With Treatment Advances, Cancer Death Toll Drops 25% Over Last Quarter-Century
The numbers show a continuing gender gap though, with death rates 40 percent higher for men than women. In other cancer news, spending on oncology eclipses other diseases for first time.
The Los Angeles Times:
Death Rate From Cancer Now 25% Lower Than It Was 25 Years Ago, Report Says
In the year to come, an estimated 1,688,780 people in the United States are expected to get a cancer diagnosis, and cancer will claim the lives of a projected 600,920. That death toll, however grim, represents a death rate from cancer that is 25% lower than it was a quarter-century ago — a drop driven by steady reductions in smoking rates and advances in early detection and treatment. Between 1991 and 2014, that boost in cancer survivorship translates to approximately 2,143,200 fewer cancer deaths than might have been expected if death rates had remained at their peak. (Healy, 1/5)
Here’s Why The Cancer Death Rate Has Plummeted
The drop is fueled by decreasing death rates from the four largest types of cancer: lung, breast, prostate and colorectal. “It’s pretty exciting for us that the cancer death rate continues to decline,” says Rebecca Siegel, strategic director of surveillance information services at the American Cancer Society and lead author of the annual report, which was published in CA: A Cancer Journal for Clinicians. “We’re making a lot of progress.” (Oaklander, 1/5)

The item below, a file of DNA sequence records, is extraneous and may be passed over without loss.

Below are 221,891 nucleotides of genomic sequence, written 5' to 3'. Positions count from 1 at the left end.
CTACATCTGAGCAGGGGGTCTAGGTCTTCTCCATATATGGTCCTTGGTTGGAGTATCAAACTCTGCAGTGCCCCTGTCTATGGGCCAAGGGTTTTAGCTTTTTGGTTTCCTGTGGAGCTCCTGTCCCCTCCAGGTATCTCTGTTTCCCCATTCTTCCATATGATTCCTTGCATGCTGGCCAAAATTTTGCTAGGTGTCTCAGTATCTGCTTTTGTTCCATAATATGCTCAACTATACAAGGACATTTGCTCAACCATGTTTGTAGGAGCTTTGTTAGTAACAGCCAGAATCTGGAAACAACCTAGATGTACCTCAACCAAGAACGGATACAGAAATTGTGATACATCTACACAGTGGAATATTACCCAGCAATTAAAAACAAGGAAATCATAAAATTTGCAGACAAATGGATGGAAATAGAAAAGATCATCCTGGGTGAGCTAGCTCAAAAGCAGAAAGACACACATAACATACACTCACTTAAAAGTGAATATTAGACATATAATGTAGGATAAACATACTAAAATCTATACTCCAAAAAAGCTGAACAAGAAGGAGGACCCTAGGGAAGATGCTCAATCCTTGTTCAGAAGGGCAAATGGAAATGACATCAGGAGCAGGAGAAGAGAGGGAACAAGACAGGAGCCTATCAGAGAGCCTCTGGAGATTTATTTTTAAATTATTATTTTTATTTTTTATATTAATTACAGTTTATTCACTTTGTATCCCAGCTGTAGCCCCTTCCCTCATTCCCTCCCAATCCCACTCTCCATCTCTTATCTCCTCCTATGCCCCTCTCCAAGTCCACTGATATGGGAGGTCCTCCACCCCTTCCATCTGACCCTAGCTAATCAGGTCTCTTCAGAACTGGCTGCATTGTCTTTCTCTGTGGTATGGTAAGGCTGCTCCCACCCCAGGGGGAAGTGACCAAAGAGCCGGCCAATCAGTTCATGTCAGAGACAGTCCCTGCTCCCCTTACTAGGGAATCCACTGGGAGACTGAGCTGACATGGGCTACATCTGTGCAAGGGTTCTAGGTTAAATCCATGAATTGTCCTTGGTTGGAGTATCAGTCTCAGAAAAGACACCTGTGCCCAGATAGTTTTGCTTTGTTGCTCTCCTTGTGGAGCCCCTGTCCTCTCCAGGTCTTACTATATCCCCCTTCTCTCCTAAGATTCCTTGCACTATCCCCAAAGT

The Washington Post:
Cancer Death Rate Has Dropped Again. But It’s Still Higher For Men Than Women.
That gender disparity reflects differences in the kind of cancers that men and women develop. For example, liver cancer, which is often lethal, is three times more common in men, largely because of their higher rates of hepatitis C infection, smoking and excess alcohol consumption. The largest gender disparities are for cancers of the esophagus, larynx and bladder; incidence and death rates are four times higher in men, the report said. (McGinley, 1/5)
Cheating Death Can Cost $200,000 As Cancer Tops Pharma Sales
That cancer angst, combined with prices that have surpassed $200,000 a year for revolutionary new treatments, is poised to give oncology medicines the biggest share of the $519-billion global pharmaceuticals market this year, eclipsing drugs for cardiovascular and metabolic diseases for the first time. And while drugmakers claim the revenue will propel innovation, the costs are stoking patients’ distress and creating a rift between manufacturers, health authorities and payers in many markets. (Kresge, 1/5)